For a time, the ADF appeared to have faded away in the DRC, but it has rebounded significantly since 2013, when it embarked on what would turn into a years-long spree of killing civilians and attacking security forces. The group became increasingly active in the run-up to national elections then slated to take place in 2016. During that period, it developed alliances with other local militias and armed groups opposing the state, plus, reportedly, with officers in the DRC’s army, while also taking sides in various local intercommunal disputes, all of which together created fiendishly difficult and bloody conflict dynamics for Kinshasa and the UN peacekeeping mission in the DRC to have to bring under control. By the beginning of 2017, however, the ADF had petered out in the group’s stronghold of North Kivu province, as it faced supply and finance shortfalls following a period of intensive pressure from the DRC military. The ex-combatant interviewed by Crisis Group said food supplies were scarce until at least March 2017, after which the group began to recuperate again.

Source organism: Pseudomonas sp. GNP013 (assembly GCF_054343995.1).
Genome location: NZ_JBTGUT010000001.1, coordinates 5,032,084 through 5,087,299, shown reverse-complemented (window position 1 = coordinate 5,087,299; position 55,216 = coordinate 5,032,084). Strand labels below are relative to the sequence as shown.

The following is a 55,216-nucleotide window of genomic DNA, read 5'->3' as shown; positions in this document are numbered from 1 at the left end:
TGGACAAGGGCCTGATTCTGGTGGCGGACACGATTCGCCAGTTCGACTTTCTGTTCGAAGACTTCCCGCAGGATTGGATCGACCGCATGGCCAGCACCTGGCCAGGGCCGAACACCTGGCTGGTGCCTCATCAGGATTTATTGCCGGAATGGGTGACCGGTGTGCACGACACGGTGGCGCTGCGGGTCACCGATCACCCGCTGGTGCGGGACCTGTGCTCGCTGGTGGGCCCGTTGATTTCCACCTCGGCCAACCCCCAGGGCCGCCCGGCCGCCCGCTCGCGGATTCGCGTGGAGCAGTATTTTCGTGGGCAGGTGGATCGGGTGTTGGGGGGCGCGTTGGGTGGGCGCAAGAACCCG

The [Allied Democratic Forces'] resurgence from 2017 coincided with a closer association with ISIS.

The ADF’s resurgence from 2017 coincided with a closer association with ISIS. The group appeared to have established links with Waleed Zein, a Kenyan national now in custody in his home country and sanctioned by the U.S. for his alleged role as a financial conduit between ISIS and the ADF. It also welcomed into its ranks another fighter known as Jundi, whom ADF ex-combatants identify as a Tanzanian national and the man who first brought the ISIS flag to ADF camps. In April 2019, ISIS claimed its first attack in the DRC, carried out by the ADF. Musa Baluku, leader of the group’s largest faction, now appears to be a self-proclaimed ISIS devotee. In a 2020 video seen by Crisis Group and referred to in a report from George Washington University, he stated that the ADF “ceased to exist a long time ago”, adding that he and his fighters, numbering several hundred, were now part of ISIS. A rival faction, made up of no more than dozens of people loyal to Baluku’s predecessor, Jamil Mukulu,  now in custody and on trial in Uganda, is considered by DRC’s security officials to be only a minor threat.